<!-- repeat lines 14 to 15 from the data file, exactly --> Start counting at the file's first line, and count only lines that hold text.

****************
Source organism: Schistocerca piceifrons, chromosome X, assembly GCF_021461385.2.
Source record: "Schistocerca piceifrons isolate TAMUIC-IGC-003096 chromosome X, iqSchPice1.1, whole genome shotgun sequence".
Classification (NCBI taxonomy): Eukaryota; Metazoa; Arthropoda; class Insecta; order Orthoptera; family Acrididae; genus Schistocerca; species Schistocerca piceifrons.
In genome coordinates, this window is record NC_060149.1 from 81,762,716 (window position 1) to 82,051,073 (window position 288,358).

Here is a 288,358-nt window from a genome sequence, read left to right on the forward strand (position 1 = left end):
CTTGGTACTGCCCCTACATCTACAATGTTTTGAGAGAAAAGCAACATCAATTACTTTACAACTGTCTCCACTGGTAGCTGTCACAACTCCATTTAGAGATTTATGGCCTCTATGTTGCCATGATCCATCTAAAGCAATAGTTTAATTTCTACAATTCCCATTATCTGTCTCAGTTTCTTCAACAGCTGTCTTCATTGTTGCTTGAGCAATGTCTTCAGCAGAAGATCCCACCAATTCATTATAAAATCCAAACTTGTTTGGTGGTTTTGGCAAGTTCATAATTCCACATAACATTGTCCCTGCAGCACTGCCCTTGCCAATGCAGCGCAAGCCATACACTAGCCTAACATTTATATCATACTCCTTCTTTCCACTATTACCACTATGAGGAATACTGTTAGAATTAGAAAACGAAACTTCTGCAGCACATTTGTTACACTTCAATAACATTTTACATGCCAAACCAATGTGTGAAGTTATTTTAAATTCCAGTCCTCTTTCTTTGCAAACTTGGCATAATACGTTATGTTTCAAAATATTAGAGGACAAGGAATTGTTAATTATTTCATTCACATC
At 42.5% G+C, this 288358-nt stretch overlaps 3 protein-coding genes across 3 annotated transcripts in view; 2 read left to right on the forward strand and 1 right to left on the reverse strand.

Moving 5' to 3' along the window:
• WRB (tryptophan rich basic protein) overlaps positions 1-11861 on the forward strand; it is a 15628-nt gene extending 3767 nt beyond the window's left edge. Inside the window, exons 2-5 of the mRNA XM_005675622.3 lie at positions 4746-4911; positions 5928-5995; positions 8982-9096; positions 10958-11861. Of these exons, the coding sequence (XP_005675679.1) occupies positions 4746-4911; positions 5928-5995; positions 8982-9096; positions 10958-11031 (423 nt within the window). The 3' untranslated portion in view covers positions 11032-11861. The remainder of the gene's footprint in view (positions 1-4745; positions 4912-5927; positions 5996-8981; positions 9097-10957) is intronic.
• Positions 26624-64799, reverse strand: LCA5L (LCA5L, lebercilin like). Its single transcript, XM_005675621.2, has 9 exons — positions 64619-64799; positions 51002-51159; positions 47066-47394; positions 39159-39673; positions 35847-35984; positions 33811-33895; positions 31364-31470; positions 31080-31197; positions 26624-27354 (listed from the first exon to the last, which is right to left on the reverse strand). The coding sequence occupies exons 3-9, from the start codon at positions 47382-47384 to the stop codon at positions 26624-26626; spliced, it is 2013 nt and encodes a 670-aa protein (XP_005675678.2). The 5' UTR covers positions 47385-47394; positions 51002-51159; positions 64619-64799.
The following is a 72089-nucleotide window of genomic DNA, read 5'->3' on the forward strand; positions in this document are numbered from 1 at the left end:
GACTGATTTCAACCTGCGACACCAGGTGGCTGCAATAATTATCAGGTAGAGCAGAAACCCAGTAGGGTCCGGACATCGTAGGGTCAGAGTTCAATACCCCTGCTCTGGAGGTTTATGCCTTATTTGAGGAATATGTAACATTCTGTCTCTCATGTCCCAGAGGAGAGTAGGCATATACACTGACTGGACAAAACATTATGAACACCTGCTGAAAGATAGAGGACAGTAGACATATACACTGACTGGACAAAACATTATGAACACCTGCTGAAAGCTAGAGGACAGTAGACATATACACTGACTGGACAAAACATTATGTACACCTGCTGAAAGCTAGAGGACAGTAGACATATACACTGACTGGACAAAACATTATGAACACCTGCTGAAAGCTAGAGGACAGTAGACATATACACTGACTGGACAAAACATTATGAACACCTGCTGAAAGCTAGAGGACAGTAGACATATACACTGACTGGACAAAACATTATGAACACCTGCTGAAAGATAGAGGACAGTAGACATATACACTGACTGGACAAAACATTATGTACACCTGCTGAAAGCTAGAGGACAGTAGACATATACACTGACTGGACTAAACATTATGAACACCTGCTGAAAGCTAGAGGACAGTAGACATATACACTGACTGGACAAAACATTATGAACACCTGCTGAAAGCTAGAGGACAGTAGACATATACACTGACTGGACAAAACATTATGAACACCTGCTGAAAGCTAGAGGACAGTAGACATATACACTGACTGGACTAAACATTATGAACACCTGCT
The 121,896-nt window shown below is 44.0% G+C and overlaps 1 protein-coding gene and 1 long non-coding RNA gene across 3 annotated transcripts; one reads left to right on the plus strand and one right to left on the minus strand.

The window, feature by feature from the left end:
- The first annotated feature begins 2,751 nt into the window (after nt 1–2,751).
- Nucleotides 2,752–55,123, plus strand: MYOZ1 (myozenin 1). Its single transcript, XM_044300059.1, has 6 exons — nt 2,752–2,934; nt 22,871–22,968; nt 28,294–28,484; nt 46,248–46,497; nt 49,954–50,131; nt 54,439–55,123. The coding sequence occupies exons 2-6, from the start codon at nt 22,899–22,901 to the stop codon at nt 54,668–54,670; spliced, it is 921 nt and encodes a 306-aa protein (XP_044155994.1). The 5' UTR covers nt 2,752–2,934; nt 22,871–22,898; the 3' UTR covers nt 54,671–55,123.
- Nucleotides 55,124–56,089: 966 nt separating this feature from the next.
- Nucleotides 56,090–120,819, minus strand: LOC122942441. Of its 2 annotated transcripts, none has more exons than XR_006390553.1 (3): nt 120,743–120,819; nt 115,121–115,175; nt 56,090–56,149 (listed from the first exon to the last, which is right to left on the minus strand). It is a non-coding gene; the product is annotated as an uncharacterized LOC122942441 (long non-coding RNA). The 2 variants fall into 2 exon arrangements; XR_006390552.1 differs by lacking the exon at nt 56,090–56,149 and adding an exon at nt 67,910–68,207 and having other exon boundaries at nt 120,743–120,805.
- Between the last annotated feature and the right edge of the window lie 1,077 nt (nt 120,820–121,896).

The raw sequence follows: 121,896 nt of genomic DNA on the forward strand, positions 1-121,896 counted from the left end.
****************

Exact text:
The window, feature by feature from the left end:
- The first annotated feature begins 2,751 nt into the window (after nt 1–2,751).